Tags

Type your tag names separated by a space and hit enter

Coffee consumption and mortality from all causes, cardiovascular disease, and cancer: a dose-response meta-analysis.
Am J Epidemiol. 2014 Oct 15; 180(8):763-75.AJ

Abstract

Several studies have analyzed the relationship between coffee consumption and mortality, but the shape of the association remains unclear. We conducted a dose-response meta-analysis of prospective studies to examine the dose-response associations between coffee consumption and mortality from all causes, cardiovascular disease (CVD), and all cancers. Pertinent studies, published between 1966 and 2013, were identified by searching PubMed and by reviewing the reference lists of the selected articles. Prospective studies in which investigators reported relative risks of mortality from all causes, CVD, and all cancers for 3 or more categories of coffee consumption were eligible. Results from individual studies were pooled using a random-effects model. Twenty-one prospective studies, with 121,915 deaths and 997,464 participants, met the inclusion criteria. There was strong evidence of nonlinear associations between coffee consumption and mortality for all causes and CVD (P for nonlinearity < 0.001). The largest risk reductions were observed for 4 cups/day for all-cause mortality (16%, 95% confidence interval: 13, 18) and 3 cups/day for CVD mortality (21%, 95% confidence interval: 16, 26). Coffee consumption was not associated with cancer mortality. Findings from this meta-analysis indicate that coffee consumption is inversely associated with all-cause and CVD mortality.

Authors

No affiliation info availableNo affiliation info availableNo affiliation info availableNo affiliation info availableNo affiliation info available

Pub Type(s)

Journal Article
Meta-Analysis
Research Support, Non-U.S. Gov't

Language

eng

PubMed ID

25156996

Citation

Crippa, Alessio, et al. "Coffee Consumption and Mortality From All Causes, Cardiovascular Disease, and Cancer: a Dose-response Meta-analysis." American Journal of Epidemiology, vol. 180, no. 8, 2014, pp. 763-75.
Crippa A, Discacciati A, Larsson SC, et al. Coffee consumption and mortality from all causes, cardiovascular disease, and cancer: a dose-response meta-analysis. Am J Epidemiol. 2014;180(8):763-75.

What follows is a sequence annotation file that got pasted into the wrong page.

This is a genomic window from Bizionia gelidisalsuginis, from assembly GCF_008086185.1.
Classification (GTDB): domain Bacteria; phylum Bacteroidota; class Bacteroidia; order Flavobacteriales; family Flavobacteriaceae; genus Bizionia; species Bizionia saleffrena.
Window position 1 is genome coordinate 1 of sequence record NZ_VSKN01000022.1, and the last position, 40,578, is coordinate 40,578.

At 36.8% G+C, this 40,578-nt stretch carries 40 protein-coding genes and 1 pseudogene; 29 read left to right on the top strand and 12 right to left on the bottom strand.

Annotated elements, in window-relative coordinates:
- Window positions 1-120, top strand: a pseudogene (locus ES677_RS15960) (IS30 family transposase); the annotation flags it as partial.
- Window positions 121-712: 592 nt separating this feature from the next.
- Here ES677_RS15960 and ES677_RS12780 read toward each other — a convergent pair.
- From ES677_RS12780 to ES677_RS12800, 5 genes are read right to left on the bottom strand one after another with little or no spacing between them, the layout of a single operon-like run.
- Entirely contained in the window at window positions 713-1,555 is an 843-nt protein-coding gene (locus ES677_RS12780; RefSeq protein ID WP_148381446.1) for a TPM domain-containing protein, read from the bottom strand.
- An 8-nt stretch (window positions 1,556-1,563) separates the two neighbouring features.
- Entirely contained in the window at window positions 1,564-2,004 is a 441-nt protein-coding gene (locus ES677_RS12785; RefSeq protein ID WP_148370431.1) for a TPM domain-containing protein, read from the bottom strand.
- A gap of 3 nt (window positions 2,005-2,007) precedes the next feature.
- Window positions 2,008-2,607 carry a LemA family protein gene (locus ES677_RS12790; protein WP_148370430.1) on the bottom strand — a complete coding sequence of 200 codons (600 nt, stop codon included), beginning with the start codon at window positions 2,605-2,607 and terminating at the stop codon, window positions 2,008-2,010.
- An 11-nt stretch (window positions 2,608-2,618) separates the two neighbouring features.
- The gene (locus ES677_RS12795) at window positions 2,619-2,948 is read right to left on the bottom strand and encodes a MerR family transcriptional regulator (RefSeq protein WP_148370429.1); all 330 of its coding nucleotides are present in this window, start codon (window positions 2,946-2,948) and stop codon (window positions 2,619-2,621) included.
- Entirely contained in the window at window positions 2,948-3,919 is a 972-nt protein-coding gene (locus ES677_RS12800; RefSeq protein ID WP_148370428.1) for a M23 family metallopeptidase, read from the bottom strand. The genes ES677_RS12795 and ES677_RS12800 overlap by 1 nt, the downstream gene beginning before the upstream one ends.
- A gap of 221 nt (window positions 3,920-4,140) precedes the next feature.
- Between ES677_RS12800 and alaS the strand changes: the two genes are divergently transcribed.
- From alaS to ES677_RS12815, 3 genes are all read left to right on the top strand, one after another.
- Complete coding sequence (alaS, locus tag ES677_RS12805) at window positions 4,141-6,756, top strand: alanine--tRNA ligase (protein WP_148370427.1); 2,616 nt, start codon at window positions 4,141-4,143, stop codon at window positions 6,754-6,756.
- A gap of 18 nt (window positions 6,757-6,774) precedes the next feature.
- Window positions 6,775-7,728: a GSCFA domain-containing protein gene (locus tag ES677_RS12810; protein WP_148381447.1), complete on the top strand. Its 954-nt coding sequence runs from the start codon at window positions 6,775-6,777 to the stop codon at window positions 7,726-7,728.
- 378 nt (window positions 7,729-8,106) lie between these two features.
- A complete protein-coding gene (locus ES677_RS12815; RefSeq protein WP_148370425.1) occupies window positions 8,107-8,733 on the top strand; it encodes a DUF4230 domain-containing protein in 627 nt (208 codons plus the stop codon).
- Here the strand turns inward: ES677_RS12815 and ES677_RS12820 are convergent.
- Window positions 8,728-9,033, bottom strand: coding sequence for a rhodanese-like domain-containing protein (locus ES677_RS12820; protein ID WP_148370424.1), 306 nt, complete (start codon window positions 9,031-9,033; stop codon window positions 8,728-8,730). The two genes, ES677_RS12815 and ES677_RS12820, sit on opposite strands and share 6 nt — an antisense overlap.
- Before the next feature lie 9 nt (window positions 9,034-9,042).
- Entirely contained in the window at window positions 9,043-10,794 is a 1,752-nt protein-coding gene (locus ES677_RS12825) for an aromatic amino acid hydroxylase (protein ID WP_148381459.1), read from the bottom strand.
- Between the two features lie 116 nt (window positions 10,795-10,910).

Crippa, A., Discacciati, A., Larsson, S. C., Wolk, A., & Orsini, N. (2014). Coffee consumption and mortality from all causes, cardiovascular disease, and cancer: a dose-response meta-analysis. American Journal of Epidemiology, 180(8), 763-75. https://doi.org/10.1093/aje/kwu194
Crippa A, et al. Coffee Consumption and Mortality From All Causes, Cardiovascular Disease, and Cancer: a Dose-response Meta-analysis. Am J Epidemiol. 2014 Oct 15;180(8):763-75. PubMed PMID: 25156996.
* Article titles in AMA citation format should be in sentence-case
TY - JOUR T1 - Coffee consumption and mortality from all causes, cardiovascular disease, and cancer: a dose-response meta-analysis. AU - Crippa,Alessio, AU - Discacciati,Andrea, AU - Larsson,Susanna C, AU - Wolk,Alicja, AU - Orsini,Nicola, Y1 - 2014/08/24/ PY - 2014/8/27/entrez PY - 2014/8/27/pubmed PY - 2014/12/15/medline KW - all-cause mortality KW - cancer mortality KW - cardiovascular disease mortality KW - coffee KW - dose-response relationship KW - meta-analysis KW - prospective studies SP - 763 EP - 75 JF - American journal of epidemiology JO - Am J Epidemiol VL - 180 IS - 8 N2 - Several studies have analyzed the relationship between coffee consumption and mortality, but the shape of the association remains unclear. We conducted a dose-response meta-analysis of prospective studies to examine the dose-response associations between coffee consumption and mortality from all causes, cardiovascular disease (CVD), and all cancers. Pertinent studies, published between 1966 and 2013, were identified by searching PubMed and by reviewing the reference lists of the selected articles. Prospective studies in which investigators reported relative risks of mortality from all causes, CVD, and all cancers for 3 or more categories of coffee consumption were eligible. Results from individual studies were pooled using a random-effects model. Twenty-one prospective studies, with 121,915 deaths and 997,464 participants, met the inclusion criteria. There was strong evidence of nonlinear associations between coffee consumption and mortality for all causes and CVD (P for nonlinearity < 0.001). The largest risk reductions were observed for 4 cups/day for all-cause mortality (16%, 95% confidence interval: 13, 18) and 3 cups/day for CVD mortality (21%, 95% confidence interval: 16, 26). Coffee consumption was not associated with cancer mortality. Findings from this meta-analysis indicate that coffee consumption is inversely associated with all-cause and CVD mortality. SN - 1476-6256 UR - https://www.unboundmedicine.com/medline/citation/25156996/Coffee_consumption_and_mortality_from_all_causes_cardiovascular_disease_and_cancer:_a_dose_response_meta_analysis_ DB - PRIME DP - Unbound Medicine ER -